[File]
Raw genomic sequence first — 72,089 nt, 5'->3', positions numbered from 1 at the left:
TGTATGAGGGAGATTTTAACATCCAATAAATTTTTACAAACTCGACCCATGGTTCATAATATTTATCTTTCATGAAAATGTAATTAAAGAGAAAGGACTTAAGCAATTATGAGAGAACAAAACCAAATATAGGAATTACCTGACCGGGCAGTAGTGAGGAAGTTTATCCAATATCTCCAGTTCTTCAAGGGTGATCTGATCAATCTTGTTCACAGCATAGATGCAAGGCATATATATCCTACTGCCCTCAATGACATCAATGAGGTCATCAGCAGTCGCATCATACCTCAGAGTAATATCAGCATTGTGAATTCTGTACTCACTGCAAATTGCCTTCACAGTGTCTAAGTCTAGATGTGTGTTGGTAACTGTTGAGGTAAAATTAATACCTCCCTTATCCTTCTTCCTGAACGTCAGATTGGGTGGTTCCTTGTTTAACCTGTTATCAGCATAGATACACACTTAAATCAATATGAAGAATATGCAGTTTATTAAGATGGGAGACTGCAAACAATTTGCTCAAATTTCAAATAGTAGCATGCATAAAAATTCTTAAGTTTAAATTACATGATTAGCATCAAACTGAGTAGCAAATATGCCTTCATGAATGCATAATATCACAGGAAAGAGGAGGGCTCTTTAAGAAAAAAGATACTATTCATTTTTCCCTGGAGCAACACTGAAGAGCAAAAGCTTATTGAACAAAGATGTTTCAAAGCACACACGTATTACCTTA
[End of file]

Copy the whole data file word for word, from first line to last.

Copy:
Raw genomic sequence first — 72,089 nt, 5'->3', positions numbered from 1 at the left:
TGTATGAGGGAGATTTTAACATCCAATAAATTTTTACAAACTCGACCCATGGTTCATAATATTTATCTTTCATGAAAATGTAATTAAAGAGAAAGGACTTAAGCAATTATGAGAGAACAAAACCAAATATAGGAATTACCTGACCGGGCAGTAGTGAGGAAGTTTATCCAATATCTCCAGTTCTTCAAGGGTGATCTGATCAATCTTGTTCACAGCATAGATGCAAGGCATATATATCCTACTGCCCTCAATGACATCAATGAGGTCATCAGCAGTCGCATCATACCTCAGAGTAATATCAGCATTGTGAATTCTGTACTCACTGCAAATTGCCTTCACAGTGTCTAAGTCTAGATGTGTGTTGGTAACTGTTGAGGTAAAATTAATACCTCCCTTATCCTTCTTCCTGAACGTCAGATTGGGTGGTTCCTTGTTTAACCTGTTATCAGCATAGATACACACTTAAATCAATATGAAGAATATGCAGTTTATTAAGATGGGAGACTGCAAACAATTTGCTCAAATTTCAAATAGTAGCATGCATAAAAATTCTTAAGTTTAAATTACATGATTAGCATCAAACTGAGTAGCAAATATGCCTTCATGAATGCATAATATCACAGGAAAGAGGAGGGCTCTTTAAGAAAAAAGATACTATTCATTTTTCCCTGGAGCAACACTGAAGAGCAAAAGCTTATTGAACAAAGATGTTTCAAAGCACACACGTATTACCTTA